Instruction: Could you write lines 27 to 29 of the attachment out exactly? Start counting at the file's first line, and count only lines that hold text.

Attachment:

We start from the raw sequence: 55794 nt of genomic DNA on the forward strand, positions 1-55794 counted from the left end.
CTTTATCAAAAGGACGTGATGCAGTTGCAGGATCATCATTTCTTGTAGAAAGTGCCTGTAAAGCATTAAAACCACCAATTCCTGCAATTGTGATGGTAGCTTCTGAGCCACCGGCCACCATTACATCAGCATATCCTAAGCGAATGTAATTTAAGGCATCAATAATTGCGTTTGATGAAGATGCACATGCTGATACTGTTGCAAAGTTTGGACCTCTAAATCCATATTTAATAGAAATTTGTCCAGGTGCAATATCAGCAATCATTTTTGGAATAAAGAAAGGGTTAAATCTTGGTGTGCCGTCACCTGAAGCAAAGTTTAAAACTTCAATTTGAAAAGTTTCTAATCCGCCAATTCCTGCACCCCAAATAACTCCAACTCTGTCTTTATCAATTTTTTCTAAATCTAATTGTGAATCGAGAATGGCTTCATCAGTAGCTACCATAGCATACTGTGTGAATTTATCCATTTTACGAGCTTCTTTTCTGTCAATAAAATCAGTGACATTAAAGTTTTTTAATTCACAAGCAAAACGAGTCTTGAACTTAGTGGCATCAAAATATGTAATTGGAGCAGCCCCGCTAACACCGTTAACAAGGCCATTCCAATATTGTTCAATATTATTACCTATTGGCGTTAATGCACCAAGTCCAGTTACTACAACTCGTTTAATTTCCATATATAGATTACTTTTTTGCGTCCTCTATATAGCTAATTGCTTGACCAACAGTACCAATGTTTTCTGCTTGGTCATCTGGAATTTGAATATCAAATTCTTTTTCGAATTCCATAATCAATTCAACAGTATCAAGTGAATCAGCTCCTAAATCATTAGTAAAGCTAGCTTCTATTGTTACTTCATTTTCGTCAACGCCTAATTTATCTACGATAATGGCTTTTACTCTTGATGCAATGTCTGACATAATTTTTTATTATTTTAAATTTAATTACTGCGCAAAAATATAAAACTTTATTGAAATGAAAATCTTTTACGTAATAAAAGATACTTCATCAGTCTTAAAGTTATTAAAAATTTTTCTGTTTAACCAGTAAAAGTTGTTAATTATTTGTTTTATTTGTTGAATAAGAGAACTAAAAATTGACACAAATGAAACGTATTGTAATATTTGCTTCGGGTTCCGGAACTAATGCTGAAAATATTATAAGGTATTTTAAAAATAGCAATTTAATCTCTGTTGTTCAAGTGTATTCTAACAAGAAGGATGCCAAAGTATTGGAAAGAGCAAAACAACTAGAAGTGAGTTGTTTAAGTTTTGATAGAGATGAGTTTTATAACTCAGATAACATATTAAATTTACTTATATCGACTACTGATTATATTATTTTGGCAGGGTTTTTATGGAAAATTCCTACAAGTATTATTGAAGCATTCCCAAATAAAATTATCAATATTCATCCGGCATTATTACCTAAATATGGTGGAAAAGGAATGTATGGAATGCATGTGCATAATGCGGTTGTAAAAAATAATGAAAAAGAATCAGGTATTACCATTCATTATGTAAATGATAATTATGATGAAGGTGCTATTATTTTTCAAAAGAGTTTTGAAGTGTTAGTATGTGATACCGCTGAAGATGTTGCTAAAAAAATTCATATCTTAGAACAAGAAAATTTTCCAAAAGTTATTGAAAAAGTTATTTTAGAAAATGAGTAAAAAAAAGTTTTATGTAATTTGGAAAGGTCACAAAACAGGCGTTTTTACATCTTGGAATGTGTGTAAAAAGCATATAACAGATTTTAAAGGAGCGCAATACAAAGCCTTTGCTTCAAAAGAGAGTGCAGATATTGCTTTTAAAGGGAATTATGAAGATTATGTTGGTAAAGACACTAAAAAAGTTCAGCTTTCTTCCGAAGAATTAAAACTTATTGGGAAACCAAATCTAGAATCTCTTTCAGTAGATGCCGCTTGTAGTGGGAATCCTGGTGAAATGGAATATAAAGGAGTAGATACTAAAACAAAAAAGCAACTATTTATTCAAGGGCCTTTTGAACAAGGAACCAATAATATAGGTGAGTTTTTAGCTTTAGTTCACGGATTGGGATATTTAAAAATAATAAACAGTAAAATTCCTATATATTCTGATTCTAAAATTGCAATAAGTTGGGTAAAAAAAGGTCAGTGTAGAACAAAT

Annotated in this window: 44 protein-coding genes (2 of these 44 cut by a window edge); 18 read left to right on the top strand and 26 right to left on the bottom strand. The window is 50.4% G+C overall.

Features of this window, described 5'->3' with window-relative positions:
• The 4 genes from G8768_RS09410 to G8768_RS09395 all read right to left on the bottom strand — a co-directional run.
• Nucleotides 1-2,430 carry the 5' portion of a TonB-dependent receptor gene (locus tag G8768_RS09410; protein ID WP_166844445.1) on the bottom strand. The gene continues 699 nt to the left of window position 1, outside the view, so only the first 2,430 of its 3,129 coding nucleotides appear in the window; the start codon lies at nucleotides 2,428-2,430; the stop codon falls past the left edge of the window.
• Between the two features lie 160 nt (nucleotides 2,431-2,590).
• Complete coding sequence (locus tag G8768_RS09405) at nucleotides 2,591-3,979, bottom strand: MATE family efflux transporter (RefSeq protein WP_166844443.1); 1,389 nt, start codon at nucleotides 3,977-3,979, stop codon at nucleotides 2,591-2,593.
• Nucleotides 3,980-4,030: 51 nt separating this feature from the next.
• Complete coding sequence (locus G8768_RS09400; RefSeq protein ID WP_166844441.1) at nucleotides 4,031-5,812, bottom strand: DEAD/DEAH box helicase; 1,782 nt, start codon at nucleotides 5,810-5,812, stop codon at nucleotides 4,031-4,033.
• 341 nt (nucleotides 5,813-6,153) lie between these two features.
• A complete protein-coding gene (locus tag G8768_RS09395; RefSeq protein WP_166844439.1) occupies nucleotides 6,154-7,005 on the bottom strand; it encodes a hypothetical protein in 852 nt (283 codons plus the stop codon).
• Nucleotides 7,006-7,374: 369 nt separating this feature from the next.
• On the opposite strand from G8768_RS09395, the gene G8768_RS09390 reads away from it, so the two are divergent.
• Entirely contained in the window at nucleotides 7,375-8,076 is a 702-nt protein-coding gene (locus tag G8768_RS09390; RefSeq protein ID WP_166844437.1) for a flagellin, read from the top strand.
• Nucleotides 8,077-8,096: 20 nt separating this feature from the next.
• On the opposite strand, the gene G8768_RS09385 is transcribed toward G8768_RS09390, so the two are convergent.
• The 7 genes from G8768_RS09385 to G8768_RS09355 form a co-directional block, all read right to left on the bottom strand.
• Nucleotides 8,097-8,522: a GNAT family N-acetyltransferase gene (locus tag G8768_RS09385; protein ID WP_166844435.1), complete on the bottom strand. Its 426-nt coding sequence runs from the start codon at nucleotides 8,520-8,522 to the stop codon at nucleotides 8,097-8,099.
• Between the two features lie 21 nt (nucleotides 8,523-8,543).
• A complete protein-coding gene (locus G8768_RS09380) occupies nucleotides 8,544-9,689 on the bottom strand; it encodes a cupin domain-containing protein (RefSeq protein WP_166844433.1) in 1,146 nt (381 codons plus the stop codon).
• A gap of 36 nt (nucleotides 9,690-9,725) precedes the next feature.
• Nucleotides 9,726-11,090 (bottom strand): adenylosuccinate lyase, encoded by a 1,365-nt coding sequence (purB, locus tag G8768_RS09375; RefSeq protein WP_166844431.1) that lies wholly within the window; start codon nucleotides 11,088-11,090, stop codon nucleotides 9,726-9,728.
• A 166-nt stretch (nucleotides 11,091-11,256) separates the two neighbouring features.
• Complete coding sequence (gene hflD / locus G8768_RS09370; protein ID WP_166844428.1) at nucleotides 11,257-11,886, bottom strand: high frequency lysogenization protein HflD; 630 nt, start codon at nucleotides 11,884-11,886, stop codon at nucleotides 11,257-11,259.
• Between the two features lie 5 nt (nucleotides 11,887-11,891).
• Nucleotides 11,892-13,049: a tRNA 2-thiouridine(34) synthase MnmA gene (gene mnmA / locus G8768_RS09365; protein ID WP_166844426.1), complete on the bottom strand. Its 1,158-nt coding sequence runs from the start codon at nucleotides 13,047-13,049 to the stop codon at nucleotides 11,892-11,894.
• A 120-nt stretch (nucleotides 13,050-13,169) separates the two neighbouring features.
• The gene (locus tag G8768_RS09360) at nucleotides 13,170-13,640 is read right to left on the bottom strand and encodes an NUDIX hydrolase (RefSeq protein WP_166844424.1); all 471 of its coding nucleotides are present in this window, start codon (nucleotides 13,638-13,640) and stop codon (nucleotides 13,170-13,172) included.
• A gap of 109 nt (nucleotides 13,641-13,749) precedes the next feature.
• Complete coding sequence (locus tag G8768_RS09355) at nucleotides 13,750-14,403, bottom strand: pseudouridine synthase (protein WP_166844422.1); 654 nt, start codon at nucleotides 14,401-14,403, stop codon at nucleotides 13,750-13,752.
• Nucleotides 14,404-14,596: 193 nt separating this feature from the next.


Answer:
• Nucleotides 11,892-13,049: a tRNA 2-thiouridine(34) synthase MnmA gene (gene mnmA / locus G8768_RS09365; protein ID WP_166844426.1), complete on the bottom strand. Its 1,158-nt coding sequence runs from the start codon at nucleotides 13,047-13,049 to the stop codon at nucleotides 11,892-11,894.
• A 120-nt stretch (nucleotides 13,050-13,169) separates the two neighbouring features.
• The gene (locus tag G8768_RS09360) at nucleotides 13,170-13,640 is read right to left on the bottom strand and encodes an NUDIX hydrolase (RefSeq protein WP_166844424.1); all 471 of its coding nucleotides are present in this window, start codon (nucleotides 13,638-13,640) and stop codon (nucleotides 13,170-13,172) included.